Bucks County Playhouse (BCP) was a company that was really just starting when I joined it. Jed Bernstein had taken it over after the theatre had laid dormant for a long time, so it was a group of people he had brought in from New York trying to figure out how to make a theatre in a small town where there hadn’t been a theatre for a while. That was a really great experience, creating processes and procedures and everything basically from scratch. I had a lovely general manager that I was working under who provided a lot of guidance, but also a lot of space for me to do things and grow things on my own.
I went to McCarter because I really wanted to be mentored. I had worked in smaller theatres— CRT, a small touring company in Philadelphia, and at BCP—and I wanted to go somewhere that could really teach me how things happen with the big kids. I had a fantastic mentor in the general manager there, Mindy Richardson. She let me come to LORT negotiating meetings, and I got to participate in so many aspects of the theatre—doing a little bit of finance stuff as well as the contracts, actual things related to programming, and getting things on our stages.
Any other female mentors throughout your career?
I would say Robyn Goodman from Aged In Wood Productions, a New York producer who was also a producer at Bucks County Playhouse. And Emily Mann at McCarter—she’s just a badass woman who can do anything and is just very inspiring in that way. They probably don’t know that they are mentors of mine, but I silently watch them from the sidelines: I am constantly in awe of Susan Medak [at Berkeley Repertory Theatre] and Jennifer Bielstein [at American Conservatory Theater], who are just incredible managing directors. I love watching them at the negotiating tables. I love watching them in EDI sessions with TCG. There’s just no one like the two of them.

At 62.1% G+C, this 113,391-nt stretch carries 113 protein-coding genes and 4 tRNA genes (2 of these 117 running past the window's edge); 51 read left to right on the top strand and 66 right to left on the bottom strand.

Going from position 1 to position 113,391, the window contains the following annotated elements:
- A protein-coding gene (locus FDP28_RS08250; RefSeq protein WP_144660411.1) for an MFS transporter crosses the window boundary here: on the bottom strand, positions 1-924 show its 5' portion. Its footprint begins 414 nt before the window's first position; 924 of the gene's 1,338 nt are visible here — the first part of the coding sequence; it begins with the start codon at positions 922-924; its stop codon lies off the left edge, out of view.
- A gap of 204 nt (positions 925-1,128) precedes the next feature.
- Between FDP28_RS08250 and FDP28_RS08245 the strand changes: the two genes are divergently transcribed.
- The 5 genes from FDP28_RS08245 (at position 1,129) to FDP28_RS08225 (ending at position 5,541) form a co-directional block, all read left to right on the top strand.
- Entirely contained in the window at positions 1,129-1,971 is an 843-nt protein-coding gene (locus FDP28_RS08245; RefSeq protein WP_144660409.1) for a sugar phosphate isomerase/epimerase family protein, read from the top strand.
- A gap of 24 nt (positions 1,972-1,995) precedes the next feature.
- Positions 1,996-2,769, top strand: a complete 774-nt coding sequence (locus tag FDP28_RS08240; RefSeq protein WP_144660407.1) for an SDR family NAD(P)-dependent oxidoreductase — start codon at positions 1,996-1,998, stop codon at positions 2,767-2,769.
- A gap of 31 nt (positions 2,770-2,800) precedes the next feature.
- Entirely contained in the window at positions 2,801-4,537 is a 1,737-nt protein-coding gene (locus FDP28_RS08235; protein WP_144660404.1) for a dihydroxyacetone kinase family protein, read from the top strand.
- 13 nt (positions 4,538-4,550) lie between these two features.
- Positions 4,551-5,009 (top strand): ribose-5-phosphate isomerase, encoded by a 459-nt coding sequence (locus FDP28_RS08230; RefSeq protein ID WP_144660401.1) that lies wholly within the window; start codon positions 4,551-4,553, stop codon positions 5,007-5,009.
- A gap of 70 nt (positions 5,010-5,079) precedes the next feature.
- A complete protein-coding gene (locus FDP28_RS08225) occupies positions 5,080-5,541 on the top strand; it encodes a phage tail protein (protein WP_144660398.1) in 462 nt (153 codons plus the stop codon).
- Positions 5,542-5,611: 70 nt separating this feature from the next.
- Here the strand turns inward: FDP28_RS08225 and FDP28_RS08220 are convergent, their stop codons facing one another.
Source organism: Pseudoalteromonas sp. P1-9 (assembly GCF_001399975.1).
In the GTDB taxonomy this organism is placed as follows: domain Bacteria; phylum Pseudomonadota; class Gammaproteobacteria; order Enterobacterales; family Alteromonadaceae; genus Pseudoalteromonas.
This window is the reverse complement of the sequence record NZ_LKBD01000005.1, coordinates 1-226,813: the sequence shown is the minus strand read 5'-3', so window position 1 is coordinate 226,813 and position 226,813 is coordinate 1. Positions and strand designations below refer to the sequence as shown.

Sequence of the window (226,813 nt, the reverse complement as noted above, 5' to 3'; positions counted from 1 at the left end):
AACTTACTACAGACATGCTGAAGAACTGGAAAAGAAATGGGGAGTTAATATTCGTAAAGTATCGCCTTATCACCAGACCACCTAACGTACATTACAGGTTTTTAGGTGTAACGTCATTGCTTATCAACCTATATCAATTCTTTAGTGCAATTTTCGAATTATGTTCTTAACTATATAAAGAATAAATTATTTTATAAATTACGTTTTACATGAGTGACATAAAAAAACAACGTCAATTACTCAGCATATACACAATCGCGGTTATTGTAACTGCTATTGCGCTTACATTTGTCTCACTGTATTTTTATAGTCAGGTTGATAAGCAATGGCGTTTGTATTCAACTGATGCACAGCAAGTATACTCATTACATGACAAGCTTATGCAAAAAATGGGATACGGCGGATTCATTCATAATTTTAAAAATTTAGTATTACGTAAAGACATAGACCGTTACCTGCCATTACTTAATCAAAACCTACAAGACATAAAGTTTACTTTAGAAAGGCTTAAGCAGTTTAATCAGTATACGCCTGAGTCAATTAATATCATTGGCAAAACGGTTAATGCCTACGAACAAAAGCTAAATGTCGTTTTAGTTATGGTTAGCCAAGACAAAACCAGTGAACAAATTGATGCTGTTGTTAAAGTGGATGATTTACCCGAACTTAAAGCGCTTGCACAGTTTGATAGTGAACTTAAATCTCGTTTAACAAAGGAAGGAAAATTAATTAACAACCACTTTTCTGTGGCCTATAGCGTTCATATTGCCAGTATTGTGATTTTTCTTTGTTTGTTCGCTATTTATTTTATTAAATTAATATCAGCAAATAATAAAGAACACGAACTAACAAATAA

What could the field do better to support emerging arts administrators, especially young women?
That’s an excellent question. I think giving as many opportunities to explore different avenues and opportunities within the field is so helpful. I feel concerned, especially in a hiring process, when it’s, “Oh, it looks like someone’s been on this track—a little bit more production-focused, or just in costumes”—sort of pigeonholing people in that way. I did stage management, I did sound, I did carpentry, and somehow someone decided that I should be given an administrative opportunity. Then I figured out: Oh, this is actually where all of these skill sets have been leading. I think it should be about looking at the individual and their gifts, not just at the current trajectory of the jobs that they’ve had.
I also think—and this is going to be terrible to say, possibly, but some of the best staff or company meetings I’ve ever sat in are the ones that have no men in them. That’s not because they don’t belong there. Of course they do, and I love it when they’re there. But especially at McCarter, which is a heavily female staff, the women outnumber the men. Sometimes you’d walk into a room and all the men were gone and it would just be a session of, “Hey, how’d that go? I would really like to give snaps to this person.” It’s a very uplifting and different atmosphere. I think creating spaces with just women in them who are available to support is important. I didn’t find my big voice until I was with other women who were not scared to use theirs.